Four innocent people were killed after being gunned down on their way into the Jewish Museum in Brussels on May 24. Police are investigating this attack as likely motivated by anti-Semitism, as well as the vicious beating the same day by two brothers walking into a synagogue outside of Paris.
David Phillips, president and CEO of the Jewish Federation of Palm Beach County, was deeply troubled on Memorial Day Weekend.
In an email he sent around on May 29, Phillips said: “Like many of you, I spent Memorial Day Weekend with my family enjoying the freedoms of this great country – thanks largely to the bravery of amazing men and women who sacrificed their lives for this nation.
“However, I was shocked that in Brussels, four innocent people were killed after being gunned down on their way into the city’s Jewish Museum. And, outside of Paris, two brothers walking into a synagogue were viciously beaten. Police are investigating both attacks as likely motivated by anti-Semitism.”
Phillips added that the familiar shadow of anti-Semitism in Europe is profoundly disturbing.
Phillips wrote: “Beyond France and Belgium, we are seeing Jewish landmarks firebombed in Ukraine and anti-Semitic political parties in Hungary enjoying mainstream popularity. Europe’s Jews are experiencing a rise in anti-Semitic behaviors (terrorism, policy and crime) that evokes dark memories from which we are separated by less than a century.”
In order to face these challenges, Phillips believes Jews in South Florida need to talk with their friends, and/or sit with their children or grandchildren, and discuss the issues in an age-appropriate manner. Don’t be afraid to name the problem as anti-Semitism and hate, Phillips says, as open, honest communication is the greatest challenger of abhorrent behaviors.
Phillips wrote: “Be proactive and offer support to Jews in crisis, while monitoring the news and ensuring your sources are fair and accurate. Even though these events happened on another continent, they affect us all as Jews and as a world community. We promise to do everything we can to make the world a safer place for Jews. Join us as we care for vulnerable people everywhere and work to create a bright future for the Jewish people.”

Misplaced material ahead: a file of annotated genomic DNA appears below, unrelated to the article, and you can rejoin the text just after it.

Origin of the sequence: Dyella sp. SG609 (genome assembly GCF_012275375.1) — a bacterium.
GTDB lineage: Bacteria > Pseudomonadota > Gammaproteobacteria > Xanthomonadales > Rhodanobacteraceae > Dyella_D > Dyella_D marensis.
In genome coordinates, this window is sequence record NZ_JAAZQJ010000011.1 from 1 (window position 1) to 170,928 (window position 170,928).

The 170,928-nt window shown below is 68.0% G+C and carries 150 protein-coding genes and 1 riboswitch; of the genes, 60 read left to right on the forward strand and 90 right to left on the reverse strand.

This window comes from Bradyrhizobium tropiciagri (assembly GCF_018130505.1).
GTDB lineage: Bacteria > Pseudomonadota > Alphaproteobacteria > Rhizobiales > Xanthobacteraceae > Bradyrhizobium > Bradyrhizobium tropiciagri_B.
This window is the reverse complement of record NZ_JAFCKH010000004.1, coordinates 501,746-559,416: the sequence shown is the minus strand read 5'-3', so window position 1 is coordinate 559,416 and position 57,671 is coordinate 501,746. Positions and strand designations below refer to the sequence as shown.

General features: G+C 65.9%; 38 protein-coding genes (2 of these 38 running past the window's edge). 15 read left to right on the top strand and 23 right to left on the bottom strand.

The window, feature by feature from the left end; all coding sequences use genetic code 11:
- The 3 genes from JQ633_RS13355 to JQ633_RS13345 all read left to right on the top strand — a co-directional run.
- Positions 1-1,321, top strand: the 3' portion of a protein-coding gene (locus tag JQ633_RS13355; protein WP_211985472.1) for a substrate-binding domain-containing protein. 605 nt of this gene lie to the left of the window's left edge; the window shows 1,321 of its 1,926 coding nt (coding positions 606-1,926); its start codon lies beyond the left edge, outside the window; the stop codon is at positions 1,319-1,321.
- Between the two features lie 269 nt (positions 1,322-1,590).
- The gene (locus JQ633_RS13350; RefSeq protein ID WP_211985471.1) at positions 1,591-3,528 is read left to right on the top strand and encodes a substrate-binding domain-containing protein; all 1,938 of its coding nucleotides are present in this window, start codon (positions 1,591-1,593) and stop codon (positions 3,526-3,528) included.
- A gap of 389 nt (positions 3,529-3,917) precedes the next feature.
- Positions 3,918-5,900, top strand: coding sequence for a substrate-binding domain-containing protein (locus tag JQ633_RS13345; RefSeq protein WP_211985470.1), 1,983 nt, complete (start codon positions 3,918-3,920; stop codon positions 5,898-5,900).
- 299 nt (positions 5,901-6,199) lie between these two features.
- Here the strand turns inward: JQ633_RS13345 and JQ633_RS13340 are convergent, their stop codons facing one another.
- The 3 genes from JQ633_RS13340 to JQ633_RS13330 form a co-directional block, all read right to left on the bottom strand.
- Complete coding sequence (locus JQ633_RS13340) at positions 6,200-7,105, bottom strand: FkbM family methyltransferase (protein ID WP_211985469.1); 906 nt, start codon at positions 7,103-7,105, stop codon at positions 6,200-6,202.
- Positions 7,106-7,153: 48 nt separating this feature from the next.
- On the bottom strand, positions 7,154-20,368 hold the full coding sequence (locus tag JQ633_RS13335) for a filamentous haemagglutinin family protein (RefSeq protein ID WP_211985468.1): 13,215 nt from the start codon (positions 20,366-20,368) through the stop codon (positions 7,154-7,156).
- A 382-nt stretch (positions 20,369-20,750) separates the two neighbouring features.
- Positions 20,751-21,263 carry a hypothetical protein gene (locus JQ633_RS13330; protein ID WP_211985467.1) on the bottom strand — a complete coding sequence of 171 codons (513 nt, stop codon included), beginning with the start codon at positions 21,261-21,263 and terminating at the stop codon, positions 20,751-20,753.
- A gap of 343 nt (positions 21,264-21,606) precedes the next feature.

Leadership at the other area Jewish Federations were also quite stirred up, issuing their own statements about the incidents.
The statements were all made before Sunday, June 1, when, according to the Jewish Telegraphic Agency, Belgian federal prosecutor Frederic Van Leeuw announced that Mehdi Nemmouche, 29, had been arrested on suspicion of killing the four people at the Jewish Museum in Brussels. Nemmouche claimed responsibility for the attack in a video. Nemmouche was arrested on Thursday, May 29 at Saint-Charles, the main bus and train station in Marseilles, France. Nemmouche is currently being held on suspicion of terrorist activity.
Eric Stillman, president and CEO of the Jewish Federation of Broward County, said in a statement: “We condemn these acts of violence against Jews and call upon the national authorities to bring the perpetrators to justice swiftly. Anti-Semitism in any form cannot go unchecked, and there is no justification for the taking of innocent Jewish lives.”
Leadership at the Federation in Boca Raton issued the following statement: “We at the Jewish Federation of South Palm Beach County and our Jewish Community Relations Council are outraged by the shootings at the Brussels Jewish Museum that took place on May 24, and the attack on two young men outside a suburban Paris synagogue just hours later.
“Our community joins with our Jewish family around the globe as our hearts go out to the families of the four innocents murdered in Brussels and to all those terrorized by yet further acts of violence at Jewish institutions.
“In the strongest possible terms, we condemn these deplorable acts, the latest highly public illustrations of rising anti-Semitism throughout Europe. As the perpetrators are sought and as we are told that security has been raised to the highest level, we implore European leaders to engage in intensive strategies to immediately protect the Jewish population and facilities while preventing further incidents.
“We join European Jewish Congress president Moshe Kantor’s charge: ‘European government must send out a clear message of zero tolerance toward any manifestation of anti-Semitism,’ and call upon these leaders to demonstrate this zero tolerance in no uncertain terms by monitoring, investigating and prosecuting while also responding, educating and building critical partnerships.
“As always, we ourselves remain vigilant. Security on the Jewish Federation of South Palm Beach County campus is our highest priority, and serves as a model for Jewish Federations throughout the country.”
Carol Brick-Turin, director of the Jewish Community Relations Council of the Greater Miami Jewish Federation, said in a statement: “The Greater Miami Jewish Federation’s Jewish Community Relations Council extends its heartfelt sympathy and support to the families of the victims of the recent shootings and beatings at Jewish institutions in Brussels and Paris.”
Brick-Turin added: “We are increasingly troubled by the atmosphere created by the growing victory of Neo-Nazi political parties and heightened level of fear among Jewish communities in Europe. We stand in unity with all people of goodwill in condemning the most recent horrifying acts of violence and in mourning the loss of life. We call on all people of good will to denounce the hatefulness that motivates such heinous anti-Semitic behavior.”